Quo Vadis (1951) – Part One

The Partial Historians

Quo Vadis (1951) – Part One

This episode we return to the ‘Golden Age of Hollywood’ with a classic sword and sandal epic, Quo Vadis (1951). This film is available through many streaming platforms and we highly recommend revisiting it.

In Part One of two episodes on Quo Vadis, we examine the context for the film and the plot.

Quo Vadis (1951) helped to ignite Hollywood’s passion for ancient epics in this decade. It was a smash hit with some of the legendary stars of the era, including Robert Taylor, Deborah Kerr and Peter Ustinov. This film is not only epic in terms of length, but in terms of all the aspects that you could discuss in connection with it.

Special Episode – Quo Vadis (1951) – Part One


The tale itself has a lengthy backstory which takes us all the way back to 19th century Poland. Henryk Sienkiewicz wrote the book in a serialised format between 1894-1896. Poland had been going a through a tough time over the course of the preceding century, in the sense that it did not exist independently between 1795 and 1918. During this period, the Catholic Church was crucial in preserving Polish culture. Sienkiewicz often wrote historical novels that would lift the spirits of his fellow poles, and Quo Vadis was no exception. For Sienkiewicz, the triumph of Christian characters such as Lygia and Ursus (meant to be from Lugii, i.e. Poland) represent the ultimate triumph of Poland over its cruel oppressors, with Nero representing nations such as Russia, Austro-Hungary and Prussia.  

Sienkiewicz’s novel was well-received, and was therefore adapted into toga plays, operas, and several films. The earlier film versions were made in Europe, including the notable 1912 silent classic.

Join us for the fascinating background of the 1951 film and stay tuned for Part Two!

Quo Vadis – Roll Call!

There are a LOT of characters to keep track of in a film of this length, so if you need a handy reference, check out the cast list on IMDB.

The main people that you need to know for our episode include:


Fictional main lady love interest. Christian, hostage-turned-adoptive daughter of Roman general Aulus Plautus, and his wife, Pomponia Graecina.

Marcus Vinicius

Fictional main manly love interest. Roman, not Christian (yet). Militaristic, aggressive to start, turns all moral as the film progresses.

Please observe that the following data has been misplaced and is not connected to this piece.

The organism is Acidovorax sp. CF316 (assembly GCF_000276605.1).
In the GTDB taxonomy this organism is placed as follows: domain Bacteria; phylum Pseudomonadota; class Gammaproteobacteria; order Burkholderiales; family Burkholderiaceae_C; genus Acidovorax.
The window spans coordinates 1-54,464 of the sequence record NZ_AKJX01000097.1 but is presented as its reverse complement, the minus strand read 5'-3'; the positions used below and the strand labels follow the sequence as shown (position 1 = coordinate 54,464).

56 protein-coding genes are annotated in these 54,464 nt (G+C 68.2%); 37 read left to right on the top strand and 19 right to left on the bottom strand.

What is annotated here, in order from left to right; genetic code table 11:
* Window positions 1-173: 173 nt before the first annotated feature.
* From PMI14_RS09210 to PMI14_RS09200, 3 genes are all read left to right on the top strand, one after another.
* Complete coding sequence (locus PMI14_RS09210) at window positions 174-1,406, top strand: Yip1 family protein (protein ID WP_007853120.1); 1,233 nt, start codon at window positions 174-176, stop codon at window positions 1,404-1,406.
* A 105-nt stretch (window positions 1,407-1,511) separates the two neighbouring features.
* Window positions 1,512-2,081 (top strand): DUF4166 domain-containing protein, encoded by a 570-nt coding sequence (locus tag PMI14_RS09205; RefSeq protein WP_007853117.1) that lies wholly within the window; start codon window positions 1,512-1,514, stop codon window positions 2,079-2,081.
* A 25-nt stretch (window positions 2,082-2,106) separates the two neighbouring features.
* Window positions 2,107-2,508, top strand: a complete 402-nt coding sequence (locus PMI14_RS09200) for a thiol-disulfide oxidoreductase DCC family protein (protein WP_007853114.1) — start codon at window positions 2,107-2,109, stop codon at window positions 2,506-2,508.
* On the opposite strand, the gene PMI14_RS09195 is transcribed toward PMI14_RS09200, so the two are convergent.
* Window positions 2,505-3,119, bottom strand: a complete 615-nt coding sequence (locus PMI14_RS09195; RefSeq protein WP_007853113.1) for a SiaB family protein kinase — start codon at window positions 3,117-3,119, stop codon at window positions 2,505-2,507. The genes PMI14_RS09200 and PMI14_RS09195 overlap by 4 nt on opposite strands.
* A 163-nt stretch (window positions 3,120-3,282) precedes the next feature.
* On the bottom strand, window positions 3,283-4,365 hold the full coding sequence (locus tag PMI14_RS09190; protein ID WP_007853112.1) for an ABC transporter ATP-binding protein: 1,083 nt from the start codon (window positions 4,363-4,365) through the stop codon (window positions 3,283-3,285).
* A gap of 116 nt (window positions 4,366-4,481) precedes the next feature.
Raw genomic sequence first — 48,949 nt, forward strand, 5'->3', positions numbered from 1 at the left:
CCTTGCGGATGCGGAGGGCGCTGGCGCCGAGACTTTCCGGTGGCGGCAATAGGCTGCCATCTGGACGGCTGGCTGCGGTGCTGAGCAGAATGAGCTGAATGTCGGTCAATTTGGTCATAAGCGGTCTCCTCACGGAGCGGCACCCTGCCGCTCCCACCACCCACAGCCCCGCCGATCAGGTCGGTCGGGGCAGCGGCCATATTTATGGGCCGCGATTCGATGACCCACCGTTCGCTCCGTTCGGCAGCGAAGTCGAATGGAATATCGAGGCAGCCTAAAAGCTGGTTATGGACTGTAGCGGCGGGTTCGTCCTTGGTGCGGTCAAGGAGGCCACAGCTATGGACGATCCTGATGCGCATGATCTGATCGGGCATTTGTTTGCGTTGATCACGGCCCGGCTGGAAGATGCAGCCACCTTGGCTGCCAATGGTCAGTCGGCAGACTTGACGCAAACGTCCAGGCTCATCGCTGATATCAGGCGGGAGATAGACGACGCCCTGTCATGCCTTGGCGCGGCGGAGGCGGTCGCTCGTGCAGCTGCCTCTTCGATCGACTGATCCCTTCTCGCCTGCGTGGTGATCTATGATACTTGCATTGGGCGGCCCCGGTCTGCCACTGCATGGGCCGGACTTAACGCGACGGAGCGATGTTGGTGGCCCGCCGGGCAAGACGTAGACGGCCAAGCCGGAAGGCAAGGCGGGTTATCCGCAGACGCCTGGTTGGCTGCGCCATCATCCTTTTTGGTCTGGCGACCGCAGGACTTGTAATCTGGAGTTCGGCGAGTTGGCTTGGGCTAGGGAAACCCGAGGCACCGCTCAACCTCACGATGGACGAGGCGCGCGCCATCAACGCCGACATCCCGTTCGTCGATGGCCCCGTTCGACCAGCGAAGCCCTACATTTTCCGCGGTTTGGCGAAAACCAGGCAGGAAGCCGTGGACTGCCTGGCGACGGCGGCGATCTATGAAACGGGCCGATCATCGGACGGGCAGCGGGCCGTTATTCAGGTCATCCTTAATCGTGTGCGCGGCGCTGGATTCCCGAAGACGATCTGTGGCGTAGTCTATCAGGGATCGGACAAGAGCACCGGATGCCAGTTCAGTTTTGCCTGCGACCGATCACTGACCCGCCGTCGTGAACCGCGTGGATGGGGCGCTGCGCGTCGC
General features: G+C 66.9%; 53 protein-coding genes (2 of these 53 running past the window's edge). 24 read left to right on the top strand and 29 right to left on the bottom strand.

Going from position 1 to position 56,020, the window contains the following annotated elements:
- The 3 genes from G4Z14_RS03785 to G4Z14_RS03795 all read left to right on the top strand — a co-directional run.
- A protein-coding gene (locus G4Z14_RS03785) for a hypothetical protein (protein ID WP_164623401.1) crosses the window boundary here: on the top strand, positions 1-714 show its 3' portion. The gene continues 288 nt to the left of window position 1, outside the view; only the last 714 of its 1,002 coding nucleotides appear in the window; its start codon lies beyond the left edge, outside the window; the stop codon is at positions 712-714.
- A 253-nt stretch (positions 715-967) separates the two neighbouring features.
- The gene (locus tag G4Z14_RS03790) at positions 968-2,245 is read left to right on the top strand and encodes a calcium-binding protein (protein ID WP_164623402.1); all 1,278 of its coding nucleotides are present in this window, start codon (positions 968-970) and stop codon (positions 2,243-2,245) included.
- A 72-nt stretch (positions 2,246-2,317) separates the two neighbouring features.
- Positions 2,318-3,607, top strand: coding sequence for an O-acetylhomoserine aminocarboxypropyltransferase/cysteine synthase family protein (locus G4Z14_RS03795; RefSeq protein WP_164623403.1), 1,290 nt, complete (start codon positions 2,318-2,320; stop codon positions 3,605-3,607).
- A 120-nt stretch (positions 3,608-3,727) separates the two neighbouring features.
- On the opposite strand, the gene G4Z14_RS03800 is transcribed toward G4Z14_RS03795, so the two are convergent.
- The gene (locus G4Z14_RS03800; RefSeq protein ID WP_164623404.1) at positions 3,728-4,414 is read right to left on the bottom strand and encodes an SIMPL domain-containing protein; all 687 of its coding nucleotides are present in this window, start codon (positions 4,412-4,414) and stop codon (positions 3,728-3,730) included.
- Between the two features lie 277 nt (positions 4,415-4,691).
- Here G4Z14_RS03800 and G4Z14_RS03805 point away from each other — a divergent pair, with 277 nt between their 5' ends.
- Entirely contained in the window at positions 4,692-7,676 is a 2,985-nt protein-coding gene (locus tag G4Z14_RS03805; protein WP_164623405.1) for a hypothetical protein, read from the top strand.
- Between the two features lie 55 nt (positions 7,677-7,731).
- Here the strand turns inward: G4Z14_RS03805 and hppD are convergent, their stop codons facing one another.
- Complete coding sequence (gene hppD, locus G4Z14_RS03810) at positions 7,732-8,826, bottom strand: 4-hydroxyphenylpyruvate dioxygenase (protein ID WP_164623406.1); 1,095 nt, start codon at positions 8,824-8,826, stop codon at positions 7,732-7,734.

Lygia (Deborah Kerr) and Marcus Vinicius (Robert Taylor) in the courtyard of her adoptive parents’ home in Rome.
Source: FilmAffinity.

Emperor Nero

Historical figure. Really was Roman emperor from 54-68 CE. Known as the last emperor of the Julio-Claudian dynasty. Really was terrible, although maybe not quite as unrelentingly awful as many suggest – including this film. Probably not as amusing as Peter Ustinov!A gold coin showing the obverse portrait of Nero. Bust of the historical Nero Peter Ustinov as Nero in Quo Vadis (1951)

Poppaea Sabina

Historical figure. Elite Roman lady. Complicated love life. Winds up as Nero’s second wife. Called beautiful but awful in the surviving sources. We say – the jury is out on that one. Typical fun, adulteress type character used to contrast to the ‘good girl’, Lygia. Historically, she is murdered by Nero while pregnant with their child. In Quo Vadis, Nero strangles her. An awful demise in reality and in film.Statue of the historical Poppaea Sabina found in Olympia, Greece Patricia Laffan as Poppaea Sabina in Quo Vadis (1951)

Petronius (Gaius Petronius Arbiter)

Historical figure. Served as governor of Bithynia and was consul in either 62 or 63 CE. Did a decent job, but in his personal life seems to have made pleasure his main goal. Dubbed the ‘Arbiter of Elegance’ by Nero. Accused of being part of a conspiracy against Nero and suicided whilst chatting casually to friends. Thought to be the author of the novel, The Satyricon, which is a very unusual piece because it does NOT focus on the elite and is pretty … eye-opening. Possibly makes fun of Nero through the gross figure of Trimalchio, a freedmen who has become a wealthy show-off with no taste. Close associate of Nero. In the movie, Petronius is Vinicius’ uncle and an elegant, witty, intelligent member of Emperor Nero’s inner-circle. He also has a weird obsession with the enslaved Eunice…